The Celtics on Thursday were linked to potential trades involving stars Jimmy Butler, Paul George and Kristaps Porzingis.
But the night ended without Boston making a deal, and it left many fans wondering whether president of basketball operations Danny Ainge would be able to start cashing in his horde of assets for stars.
And when the Bulls traded Butler to the Timberwolves for a somewhat lukewarm return, it begged the question of why Boston had not offered more.
But according to league sources, the Celtics’ interest in Butler had cooled a bit recently, and the team was most comfortable moving forward with an eye on free agency and with its chest of picks intact.
A source confirmed that Boston was in discussions with the Pacers about George, however, and indicated that the team would have interest in reviving the talks, but is unsure where the Pacers stand in the process.
On Thursday night, the Bulls and Timberwolves completed a massive trade in which Chicago sent the All-Star forward Butler and this year’s No. 16 pick to Minnesota in exchange for fourth-year guard Zach LaVine, second-year guard Kris Dunn and this year’s No. 7 pick.
Butler was rumored to be on the trade market for much of the last two years, and the prevailing belief was that the haul the Bulls ultimately received would be more bountiful.
LaVine has shown great promise, but he is recovering from a torn anterior cruciate ligament. Dunn was surrounded by buzz at last year’s draft, but averaged just 3.8 points and 2.4 assists in a quiet rookie season. Butler, meanwhile, is considered one of the top 15 players in the NBA.
The Celtics’ interest in Butler has been well-documented, so it was fair to wonder why Boston had not prepared a better offer.
“We’ve had many conversations with [the Bulls] over the last couple of years,” Celtics president of basketball operations Danny Ainge told reporters following the news conference for No. 3 overall pick Jayson Tatum on Friday. “We just couldn’t get anything done.”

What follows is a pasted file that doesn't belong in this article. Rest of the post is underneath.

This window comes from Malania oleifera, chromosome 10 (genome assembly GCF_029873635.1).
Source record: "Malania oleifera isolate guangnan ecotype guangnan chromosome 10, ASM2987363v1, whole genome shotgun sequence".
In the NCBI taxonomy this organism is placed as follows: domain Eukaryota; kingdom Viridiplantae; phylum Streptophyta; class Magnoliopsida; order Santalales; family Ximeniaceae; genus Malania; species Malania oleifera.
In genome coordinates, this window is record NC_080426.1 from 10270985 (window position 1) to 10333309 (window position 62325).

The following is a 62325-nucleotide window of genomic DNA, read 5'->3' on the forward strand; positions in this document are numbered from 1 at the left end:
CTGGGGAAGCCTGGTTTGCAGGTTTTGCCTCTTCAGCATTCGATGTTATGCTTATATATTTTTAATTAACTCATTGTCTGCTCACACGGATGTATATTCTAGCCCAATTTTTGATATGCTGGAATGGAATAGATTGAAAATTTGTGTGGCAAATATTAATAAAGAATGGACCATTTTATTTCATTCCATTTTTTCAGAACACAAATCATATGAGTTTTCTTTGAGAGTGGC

But a league source said the Celtics were no longer overly smitten with the prospect of adding Butler. And the deal struck by Minnesota may have been an indicator that Boston was not the only team whose interest in him had begun to wane.
A source said the Timberwolves turned down a slightly lesser offer in a deal for Butler last season that included LaVine and Dunn. Of course, LaVine was still healthy then and Dunn was a much-hyped prospect rather than a second-year guard whose potential had taken a mild hit.
Timberwolves coach Tom Thibodeau coached Butler in Chicago for the first four seasons of his career and knows him as well as anyone, and his reluctance to complete a trade last season raised some eyebrows.
A source said there has also been a sense in trade talks — both from Chicago and other teams — that because the Celtics have so many future first-round picks they would be less reluctant to surrender several of them in a deal. But the Celtics will not dump selections just because they have others.
The source did add, however, that reports that the Celtics had rejected an offer in which they would have received Butler for just the No. 3 overall pick in this year’s draft were inaccurate.
Boston was also said to be in trade discussions this week regarding Porzingis and George.
In a news conference Thursday night, Ainge threw water on reports that indicated the Celtics were aggressively pursuing Porzingis.
“It was a little blown out of proportion,” he said following the draft. “I’ll just leave it at that.”
League sources said Knicks president Phil Jackson’s trade requests to at least two teams were beyond extreme and that they may have just been a ploy to motivate Porzingis, the 7-foot-3 Latvian who seemed to anger Jackson by skipping an end-of-season exit interview.
Sources confirmed that the Celtics were among the teams that engaged in trade discussions with the Pacers about George. But it was unclear what step Indiana intended to take next. According to ESPN, the Rockets, Cavaliers, Clippers, Lakers and Wizards have also expressed interest in George.
On Thursday, Pacers president of basketball operations Kevin Pritchard indicated that even though no draft-night deal was completed, he intended to continue to look for a suitable trade involving George, who informed the Pacers recently that he did not plan to re-sign with them when his contract expires next summer.
“At the end of the day there’s so much other stuff that doesn’t include draft picks that we decided to stay put and look at everything that’s on the board in the future,” Pritchard told reporters in Indianapolis on Thursday. “We’re not going to make a bad deal.”